An answer to this problem is possible because it is not actually true that the Miranda right to counsel is broader than the Sixth Amendment right to counsel. In some instances, the Sixth Amendment right is broader than the Miranda Fifth Amendment right. Where a defendant has been arraigned and released on bail pending trial, he is still at a “critical stage” when the Sixth Amendment gives him a right to counsel. But because he is walking free, he is not in a “custodial interrogation,” and the Miranda implied Fifth Amendment right to counsel is not invoked. At that juncture, Miranda‘s right to counsel is narrower and “more lenient” than the Sixth Amendment’s broader right to counsel.

It is possible, then, that an implied Fifth Amendment right to counsel would not render the Sixth Amendment right superfluous. The Sixth Amendment adds on the additional right to counsel in those situations where a defendant is post-arraignment and not subject to any custodial interrogation. Since the Sixth Amendment does add a right to counsel that does not exist in Miranda‘s Fifth Amendment right to counsel, in such situations, it is possible to assert that a “narrower” (in some instances) right to counsel exists in the Fith Amendment as well.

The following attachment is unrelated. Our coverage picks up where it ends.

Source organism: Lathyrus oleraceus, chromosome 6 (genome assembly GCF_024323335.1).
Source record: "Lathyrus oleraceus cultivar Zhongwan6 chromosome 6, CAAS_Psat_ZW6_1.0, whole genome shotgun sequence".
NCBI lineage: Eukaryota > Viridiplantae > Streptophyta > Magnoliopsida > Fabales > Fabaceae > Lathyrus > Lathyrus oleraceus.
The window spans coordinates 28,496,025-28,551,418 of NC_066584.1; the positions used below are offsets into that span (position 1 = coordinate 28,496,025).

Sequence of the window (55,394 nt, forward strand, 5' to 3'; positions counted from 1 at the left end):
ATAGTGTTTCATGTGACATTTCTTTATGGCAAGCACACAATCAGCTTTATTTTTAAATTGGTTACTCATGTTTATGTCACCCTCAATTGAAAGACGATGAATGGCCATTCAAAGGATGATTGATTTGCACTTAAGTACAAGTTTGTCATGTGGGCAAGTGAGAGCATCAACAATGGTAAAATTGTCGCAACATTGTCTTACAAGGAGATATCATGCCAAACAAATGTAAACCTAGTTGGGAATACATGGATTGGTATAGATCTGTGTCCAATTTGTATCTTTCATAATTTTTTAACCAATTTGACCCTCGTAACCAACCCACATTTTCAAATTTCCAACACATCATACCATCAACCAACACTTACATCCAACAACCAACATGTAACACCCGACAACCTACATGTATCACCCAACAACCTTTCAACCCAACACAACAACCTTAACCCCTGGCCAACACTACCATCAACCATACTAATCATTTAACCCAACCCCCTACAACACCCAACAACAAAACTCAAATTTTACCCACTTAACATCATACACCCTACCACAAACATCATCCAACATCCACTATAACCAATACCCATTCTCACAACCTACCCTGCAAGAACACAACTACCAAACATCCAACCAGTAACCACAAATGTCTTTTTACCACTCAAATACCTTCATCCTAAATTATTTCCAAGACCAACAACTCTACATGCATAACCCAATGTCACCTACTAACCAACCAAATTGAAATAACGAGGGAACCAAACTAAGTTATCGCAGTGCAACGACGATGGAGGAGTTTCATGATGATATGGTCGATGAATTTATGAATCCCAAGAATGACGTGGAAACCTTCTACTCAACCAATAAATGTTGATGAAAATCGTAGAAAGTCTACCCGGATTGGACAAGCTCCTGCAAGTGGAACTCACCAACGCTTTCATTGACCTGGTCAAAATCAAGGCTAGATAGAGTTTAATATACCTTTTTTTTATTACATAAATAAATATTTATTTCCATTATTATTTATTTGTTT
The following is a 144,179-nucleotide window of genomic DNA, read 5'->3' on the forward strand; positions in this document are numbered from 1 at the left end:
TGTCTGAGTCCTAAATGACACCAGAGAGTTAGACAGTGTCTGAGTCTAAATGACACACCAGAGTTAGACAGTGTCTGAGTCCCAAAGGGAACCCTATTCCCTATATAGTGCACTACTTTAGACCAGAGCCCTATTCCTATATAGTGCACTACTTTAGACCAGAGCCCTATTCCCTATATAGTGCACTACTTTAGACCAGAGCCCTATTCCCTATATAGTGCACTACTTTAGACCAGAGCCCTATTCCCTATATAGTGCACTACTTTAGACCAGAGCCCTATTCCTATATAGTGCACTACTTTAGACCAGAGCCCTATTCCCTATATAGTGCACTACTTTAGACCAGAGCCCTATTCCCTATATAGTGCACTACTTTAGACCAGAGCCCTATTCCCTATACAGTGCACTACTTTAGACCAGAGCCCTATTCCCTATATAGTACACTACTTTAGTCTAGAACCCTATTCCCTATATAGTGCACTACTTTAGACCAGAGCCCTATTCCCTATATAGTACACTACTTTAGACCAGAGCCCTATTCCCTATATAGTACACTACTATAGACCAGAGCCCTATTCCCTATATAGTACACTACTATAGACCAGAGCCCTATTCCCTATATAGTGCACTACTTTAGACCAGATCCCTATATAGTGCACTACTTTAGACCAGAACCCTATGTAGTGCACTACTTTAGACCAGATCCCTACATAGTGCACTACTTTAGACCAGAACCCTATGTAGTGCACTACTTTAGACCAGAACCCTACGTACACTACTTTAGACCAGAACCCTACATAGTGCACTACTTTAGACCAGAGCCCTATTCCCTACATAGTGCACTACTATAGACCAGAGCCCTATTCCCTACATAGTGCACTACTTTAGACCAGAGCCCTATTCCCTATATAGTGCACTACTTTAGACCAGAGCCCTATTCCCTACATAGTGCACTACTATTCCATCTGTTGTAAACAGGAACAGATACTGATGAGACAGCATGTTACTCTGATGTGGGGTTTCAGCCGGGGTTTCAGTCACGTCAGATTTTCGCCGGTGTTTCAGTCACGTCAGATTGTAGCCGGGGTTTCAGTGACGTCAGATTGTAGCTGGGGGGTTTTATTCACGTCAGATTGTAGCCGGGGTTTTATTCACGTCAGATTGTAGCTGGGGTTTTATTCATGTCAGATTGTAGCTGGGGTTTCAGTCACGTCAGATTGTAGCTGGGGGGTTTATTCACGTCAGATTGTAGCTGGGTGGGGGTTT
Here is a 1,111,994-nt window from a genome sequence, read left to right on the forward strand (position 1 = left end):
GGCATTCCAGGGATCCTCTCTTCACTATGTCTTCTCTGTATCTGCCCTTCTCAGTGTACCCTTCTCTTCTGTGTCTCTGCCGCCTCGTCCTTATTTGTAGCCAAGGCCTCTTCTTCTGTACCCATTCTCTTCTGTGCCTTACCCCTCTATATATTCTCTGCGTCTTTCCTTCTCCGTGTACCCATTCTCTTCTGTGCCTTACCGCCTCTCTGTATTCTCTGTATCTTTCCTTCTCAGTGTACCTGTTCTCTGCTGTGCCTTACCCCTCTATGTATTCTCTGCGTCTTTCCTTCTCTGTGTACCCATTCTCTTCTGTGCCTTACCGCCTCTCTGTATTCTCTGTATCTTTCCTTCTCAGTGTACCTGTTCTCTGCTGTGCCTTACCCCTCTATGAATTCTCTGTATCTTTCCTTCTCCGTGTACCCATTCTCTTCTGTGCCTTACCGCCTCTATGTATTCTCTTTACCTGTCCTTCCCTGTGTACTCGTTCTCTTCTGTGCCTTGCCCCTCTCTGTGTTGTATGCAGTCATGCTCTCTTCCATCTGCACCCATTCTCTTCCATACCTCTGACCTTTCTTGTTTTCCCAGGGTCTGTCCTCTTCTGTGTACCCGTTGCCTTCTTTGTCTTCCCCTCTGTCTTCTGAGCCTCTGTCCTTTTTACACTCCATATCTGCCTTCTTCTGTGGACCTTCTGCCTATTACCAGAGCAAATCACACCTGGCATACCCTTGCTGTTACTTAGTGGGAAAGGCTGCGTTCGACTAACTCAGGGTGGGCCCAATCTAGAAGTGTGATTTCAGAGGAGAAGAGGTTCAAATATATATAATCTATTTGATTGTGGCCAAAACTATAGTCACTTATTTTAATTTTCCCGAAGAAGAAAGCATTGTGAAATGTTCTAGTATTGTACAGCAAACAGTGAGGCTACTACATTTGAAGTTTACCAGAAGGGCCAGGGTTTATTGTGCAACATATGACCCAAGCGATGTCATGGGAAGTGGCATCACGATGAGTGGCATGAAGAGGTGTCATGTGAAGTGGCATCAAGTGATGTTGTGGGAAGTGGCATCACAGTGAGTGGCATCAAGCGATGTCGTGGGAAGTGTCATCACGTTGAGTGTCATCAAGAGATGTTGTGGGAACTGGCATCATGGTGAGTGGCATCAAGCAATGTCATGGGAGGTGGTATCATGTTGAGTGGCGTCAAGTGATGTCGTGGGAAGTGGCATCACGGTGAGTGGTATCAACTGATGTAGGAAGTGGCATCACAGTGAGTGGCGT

The fact that the Sixth Amendment right to counsel is broader, in some instances, than the Fifth Amendment Miranda right to counsel certainly does not prove that there is a Fifth Amendment right to counsel. Many arguments still exist that the Miranda Court was wrong in reading a right to counsel into the Fifth Amendment. But the above-mentioned factors indicate that the existance of a Sixth amendment right to counsel is not dispositive as to the absence of a Fifth Amendment right as well.

Picture of Ernesto Miranda courtesy of pbs.org.